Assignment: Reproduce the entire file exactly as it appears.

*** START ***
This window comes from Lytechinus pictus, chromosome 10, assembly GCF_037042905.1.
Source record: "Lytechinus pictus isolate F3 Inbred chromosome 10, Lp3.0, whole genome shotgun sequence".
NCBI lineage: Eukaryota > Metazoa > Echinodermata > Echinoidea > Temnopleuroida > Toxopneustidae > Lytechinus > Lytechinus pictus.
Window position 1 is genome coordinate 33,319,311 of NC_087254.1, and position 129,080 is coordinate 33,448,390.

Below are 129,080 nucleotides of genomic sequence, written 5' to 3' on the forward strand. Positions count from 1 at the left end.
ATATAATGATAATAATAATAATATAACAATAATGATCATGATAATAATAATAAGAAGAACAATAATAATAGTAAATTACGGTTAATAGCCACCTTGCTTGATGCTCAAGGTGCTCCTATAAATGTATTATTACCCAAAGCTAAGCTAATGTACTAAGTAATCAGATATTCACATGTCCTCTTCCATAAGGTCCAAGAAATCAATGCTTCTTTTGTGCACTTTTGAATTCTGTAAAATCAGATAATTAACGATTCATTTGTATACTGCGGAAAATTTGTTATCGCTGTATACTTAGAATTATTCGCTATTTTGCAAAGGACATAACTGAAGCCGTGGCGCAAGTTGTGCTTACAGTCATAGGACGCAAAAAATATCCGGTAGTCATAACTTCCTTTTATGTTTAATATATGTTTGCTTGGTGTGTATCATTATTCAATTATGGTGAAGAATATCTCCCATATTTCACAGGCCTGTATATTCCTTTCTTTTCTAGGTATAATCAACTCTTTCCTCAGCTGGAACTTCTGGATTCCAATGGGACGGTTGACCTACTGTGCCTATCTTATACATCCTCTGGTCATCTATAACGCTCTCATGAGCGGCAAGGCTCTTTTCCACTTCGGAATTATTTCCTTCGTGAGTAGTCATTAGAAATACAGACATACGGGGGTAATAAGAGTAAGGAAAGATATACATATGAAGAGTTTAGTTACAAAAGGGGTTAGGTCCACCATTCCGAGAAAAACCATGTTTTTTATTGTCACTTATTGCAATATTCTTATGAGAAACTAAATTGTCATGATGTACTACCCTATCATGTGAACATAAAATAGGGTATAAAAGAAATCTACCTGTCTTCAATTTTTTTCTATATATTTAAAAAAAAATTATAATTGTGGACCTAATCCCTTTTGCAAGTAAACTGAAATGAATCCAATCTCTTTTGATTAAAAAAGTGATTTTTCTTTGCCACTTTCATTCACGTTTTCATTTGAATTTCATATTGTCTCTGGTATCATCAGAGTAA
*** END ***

This window comes from Lytechinus pictus, chromosome 10, assembly GCF_037042905.1.
Source record: "Lytechinus pictus isolate F3 Inbred chromosome 10, Lp3.0, whole genome shotgun sequence".
NCBI lineage: Eukaryota > Metazoa > Echinodermata > Echinoidea > Temnopleuroida > Toxopneustidae > Lytechinus > Lytechinus pictus.
Window position 1 is genome coordinate 33,319,311 of NC_087254.1, and position 129,080 is coordinate 33,448,390.

Below are 129,080 nucleotides of genomic sequence, written 5' to 3' on the forward strand. Positions count from 1 at the left end.
ATATAATGATAATAATAATAATATAACAATAATGATCATGATAATAATAATAAGAAGAACAATAATAATAGTAAATTACGGTTAATAGCCACCTTGCTTGATGCTCAAGGTGCTCCTATAAATGTATTATTACCCAAAGCTAAGCTAATGTACTAAGTAATCAGATATTCACATGTCCTCTTCCATAAGGTCCAAGAAATCAATGCTTCTTTTGTGCACTTTTGAATTCTGTAAAATCAGATAATTAACGATTCATTTGTATACTGCGGAAAATTTGTTATCGCTGTATACTTAGAATTATTCGCTATTTTGCAAAGGACATAACTGAAGCCGTGGCGCAAGTTGTGCTTACAGTCATAGGACGCAAAAAATATCCGGTAGTCATAACTTCCTTTTATGTTTAATATATGTTTGCTTGGTGTGTATCATTATTCAATTATGGTGAAGAATATCTCCCATATTTCACAGGCCTGTATATTCCTTTCTTTTCTAGGTATAATCAACTCTTTCCTCAGCTGGAACTTCTGGATTCCAATGGGACGGTTGACCTACTGTGCCTATCTTATACATCCTCTGGTCATCTATAACGCTCTCATGAGCGGCAAGGCTCTTTTCCACTTCGGAATTATTTCCTTCGTGAGTAGTCATTAGAAATACAGACATACGGGGGTAATAAGAGTAAGGAAAGATATACATATGAAGAGTTTAGTTACAAAAGGGGTTAGGTCCACCATTCCGAGAAAAACCATGTTTTTTATTGTCACTTATTGCAATATTCTTATGAGAAACTAAATTGTCATGATGTACTACCCTATCATGTGAACATAAAATAGGGTATAAAAGAAATCTACCTGTCTTCAATTTTTTTCTATATATTTAAAAAAAAATTATAATTGTGGACCTAATCCCTTTTGCAAGTAAACTGAAATGAATCCAATCTCTTTTGATTAAAAAAGTGATTTTTCTTTGCCACTTTCATTCACGTTTTCATTTGAATTTCATATTGTCTCTGGTATCATCAGAGTAA